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Still Europeanised? Greek Foreign Policy During the Eurozone Crisis

Chryssogelos, Angelos (2017) Still Europeanised? Greek Foreign Policy During the Eurozone Crisis. GreeSE: Hellenic Observatory papers on Greece and Southeast Europe (118). Hellenic Observatory, London School of Economics and Political Science, London, U.K..

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Abstract

This working paper examines tendencies in Greek foreign policy during the Eurozone crisis. Existing analyses of the impact of the crisis on Greek foreign policy have focused primarily on its fiscal/economic effects. Here I shift the focus to the question whether the Europeanisation of Greek foreign policy has been affected by the crisis. Given that the EU has been the main strategic anchor of Greek foreign policy since the late-1990s, and that the Eurozone crisis put into question the overall alignment of Greece with Europe, the question of foreign policy Europeanization under conditions of a major crisis of EU governance remains surprisingly understudied. Apart from the mainstream foreign policy Europeanization literature, I also draw on critical works that view Europeanization as a process that de-politicizes state-society relations in Europe and insulates policymakers from public scrutiny. In this framework, I conceptualize the Eurozone crisis as a factor of re-politicization, opening policymaking (incl. in foreign policy) to contestation by mobilized political communities. I apply this conceptualization to the study of Greece’s Balkan and energy security policy between 2010 and 2015. The findings point to contradictory effects of the crisis on Greek foreign policy. Pro-EU governments in this period largely maintained the EU framework as their reference, but sought to project more forcefully national interests within it to demonstrate the usefulness of the EU for Greek goals and deflect public pressure. An anti-austerity coalition that came to power in early 2015 sought more forcefully to re-politicize some aspects of Greek foreign policy as part of its efforts to ‘renegotiate’ Greece’s relationship with the Eurozone. At the same time however, the overall image of Europeanized Greek foreign policy remained largely unaltered under the Syriza-ANEL coalition, and continuity was even more emphatic after it signed a new bailout agreement with the EU in the summer of 2015. The overall image then is one of continuity that however emerged out of a period of contestation that revealed deep tensions in what had always been an imperfect and instrumental embedding of Greek foreign policy in the EU framework. A de-Europeanization and re-politicization effect in 2010-15 crisis gave place to a renewed foreign policy practice within the EU framework, one however that is even more transparently than during the pre-crisis era the outcome of instrumental and national interest calculations. Europe remains the most effective and most readily available tool of Greek foreign policy, albeit one burdened with even more contradictions than in the past.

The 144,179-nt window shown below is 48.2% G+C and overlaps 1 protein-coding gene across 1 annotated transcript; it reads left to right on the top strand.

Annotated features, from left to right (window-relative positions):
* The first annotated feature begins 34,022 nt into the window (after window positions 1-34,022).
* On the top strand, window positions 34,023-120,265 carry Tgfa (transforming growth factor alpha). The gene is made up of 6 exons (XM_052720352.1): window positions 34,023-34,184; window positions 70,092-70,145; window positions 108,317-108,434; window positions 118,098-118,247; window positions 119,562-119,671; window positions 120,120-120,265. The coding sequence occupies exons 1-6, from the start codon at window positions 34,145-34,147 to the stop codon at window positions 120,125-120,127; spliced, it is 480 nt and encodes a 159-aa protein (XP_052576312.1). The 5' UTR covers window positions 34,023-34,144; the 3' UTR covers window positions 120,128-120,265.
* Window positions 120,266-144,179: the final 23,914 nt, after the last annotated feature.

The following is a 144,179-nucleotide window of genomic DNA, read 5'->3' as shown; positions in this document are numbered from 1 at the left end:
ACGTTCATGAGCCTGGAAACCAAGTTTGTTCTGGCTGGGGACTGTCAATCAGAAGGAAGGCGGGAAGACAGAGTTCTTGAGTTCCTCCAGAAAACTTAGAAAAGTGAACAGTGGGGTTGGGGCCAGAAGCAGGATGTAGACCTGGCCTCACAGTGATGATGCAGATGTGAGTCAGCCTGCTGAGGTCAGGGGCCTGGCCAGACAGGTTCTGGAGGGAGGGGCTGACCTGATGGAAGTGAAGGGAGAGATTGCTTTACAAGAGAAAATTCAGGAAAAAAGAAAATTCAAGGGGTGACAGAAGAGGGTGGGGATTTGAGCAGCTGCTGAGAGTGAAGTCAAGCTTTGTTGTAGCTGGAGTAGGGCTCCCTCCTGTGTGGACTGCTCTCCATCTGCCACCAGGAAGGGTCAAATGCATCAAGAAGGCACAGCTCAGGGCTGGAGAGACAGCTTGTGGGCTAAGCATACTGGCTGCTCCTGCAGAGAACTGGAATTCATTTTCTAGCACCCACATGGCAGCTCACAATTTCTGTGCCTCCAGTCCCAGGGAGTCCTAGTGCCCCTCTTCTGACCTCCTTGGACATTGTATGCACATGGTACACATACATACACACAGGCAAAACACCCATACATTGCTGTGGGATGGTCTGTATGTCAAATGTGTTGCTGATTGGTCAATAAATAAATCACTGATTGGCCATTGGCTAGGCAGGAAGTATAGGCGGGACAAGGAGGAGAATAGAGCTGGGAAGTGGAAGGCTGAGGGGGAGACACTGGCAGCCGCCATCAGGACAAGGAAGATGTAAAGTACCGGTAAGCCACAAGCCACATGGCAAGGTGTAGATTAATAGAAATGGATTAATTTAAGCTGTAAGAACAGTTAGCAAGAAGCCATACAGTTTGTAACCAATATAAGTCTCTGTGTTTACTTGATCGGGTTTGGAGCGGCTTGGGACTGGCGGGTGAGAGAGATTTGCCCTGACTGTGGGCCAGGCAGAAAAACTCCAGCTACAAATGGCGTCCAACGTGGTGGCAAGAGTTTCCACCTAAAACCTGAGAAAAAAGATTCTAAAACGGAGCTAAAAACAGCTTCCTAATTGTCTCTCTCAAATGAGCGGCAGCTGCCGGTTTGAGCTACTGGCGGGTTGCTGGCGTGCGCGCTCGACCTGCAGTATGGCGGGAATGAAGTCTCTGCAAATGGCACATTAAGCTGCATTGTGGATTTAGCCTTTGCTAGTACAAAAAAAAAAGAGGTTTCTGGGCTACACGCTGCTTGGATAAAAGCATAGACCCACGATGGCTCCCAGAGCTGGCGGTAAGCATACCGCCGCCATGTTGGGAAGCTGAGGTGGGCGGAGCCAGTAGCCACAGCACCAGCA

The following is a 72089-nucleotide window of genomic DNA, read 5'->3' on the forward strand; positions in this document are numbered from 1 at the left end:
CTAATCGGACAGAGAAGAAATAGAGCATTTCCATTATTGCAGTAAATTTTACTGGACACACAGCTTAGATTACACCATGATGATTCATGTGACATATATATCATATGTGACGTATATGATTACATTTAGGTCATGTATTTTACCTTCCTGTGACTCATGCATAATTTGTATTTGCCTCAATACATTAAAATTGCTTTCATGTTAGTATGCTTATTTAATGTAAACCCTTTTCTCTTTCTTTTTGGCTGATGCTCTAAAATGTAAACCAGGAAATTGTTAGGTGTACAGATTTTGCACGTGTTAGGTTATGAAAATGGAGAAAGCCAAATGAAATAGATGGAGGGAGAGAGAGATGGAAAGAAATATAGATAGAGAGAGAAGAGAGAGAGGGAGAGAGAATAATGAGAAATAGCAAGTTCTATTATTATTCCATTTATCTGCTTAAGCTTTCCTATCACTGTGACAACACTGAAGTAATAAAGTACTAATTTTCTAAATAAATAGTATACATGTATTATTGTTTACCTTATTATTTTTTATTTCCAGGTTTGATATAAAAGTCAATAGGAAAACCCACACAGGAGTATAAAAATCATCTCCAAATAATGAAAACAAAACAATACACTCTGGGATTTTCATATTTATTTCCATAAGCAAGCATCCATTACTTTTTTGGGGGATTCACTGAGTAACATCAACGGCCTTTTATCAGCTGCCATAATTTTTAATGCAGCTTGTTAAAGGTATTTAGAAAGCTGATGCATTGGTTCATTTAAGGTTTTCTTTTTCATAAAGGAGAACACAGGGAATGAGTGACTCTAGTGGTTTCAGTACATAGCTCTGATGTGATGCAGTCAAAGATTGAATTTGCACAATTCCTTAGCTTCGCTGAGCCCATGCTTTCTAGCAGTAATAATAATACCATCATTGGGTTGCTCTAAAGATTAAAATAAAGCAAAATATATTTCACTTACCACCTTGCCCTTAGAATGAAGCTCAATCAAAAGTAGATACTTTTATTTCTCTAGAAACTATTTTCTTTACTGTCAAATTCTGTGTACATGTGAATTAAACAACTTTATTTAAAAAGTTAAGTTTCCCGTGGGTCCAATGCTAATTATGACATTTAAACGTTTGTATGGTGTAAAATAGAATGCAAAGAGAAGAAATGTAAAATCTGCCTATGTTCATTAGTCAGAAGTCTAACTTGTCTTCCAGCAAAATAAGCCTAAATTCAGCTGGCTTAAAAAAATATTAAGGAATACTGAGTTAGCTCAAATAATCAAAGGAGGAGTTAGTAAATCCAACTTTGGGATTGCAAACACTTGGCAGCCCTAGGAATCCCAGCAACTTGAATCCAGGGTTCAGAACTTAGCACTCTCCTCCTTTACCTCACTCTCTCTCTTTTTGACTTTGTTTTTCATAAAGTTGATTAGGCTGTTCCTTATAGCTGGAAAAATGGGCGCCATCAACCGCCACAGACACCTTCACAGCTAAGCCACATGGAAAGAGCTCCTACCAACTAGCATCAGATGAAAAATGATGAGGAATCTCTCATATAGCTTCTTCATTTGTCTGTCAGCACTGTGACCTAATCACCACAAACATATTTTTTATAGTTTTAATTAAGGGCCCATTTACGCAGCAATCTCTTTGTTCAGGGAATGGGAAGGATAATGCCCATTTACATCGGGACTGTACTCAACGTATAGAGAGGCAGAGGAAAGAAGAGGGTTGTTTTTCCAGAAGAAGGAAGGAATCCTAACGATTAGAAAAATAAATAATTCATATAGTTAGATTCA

Item Type: Monograph (Discussion Paper)
Official URL: http://www.lse.ac.uk/collections/hellenicObservato...
Divisions: Hellenic Observatory
Subjects: H Social Sciences > HC Economic History and Conditions
Sets: Research centres and groups > Hellenic Observatory
Collections > GreeSE: Hellenic Observatory papers on Greece and Southeast Europe
Date Deposited: 01 Dec 2017 15:25
Last Modified: 23 Feb 2019 00:05
URI: http://eprints.lse.ac.uk/id/eprint/85925

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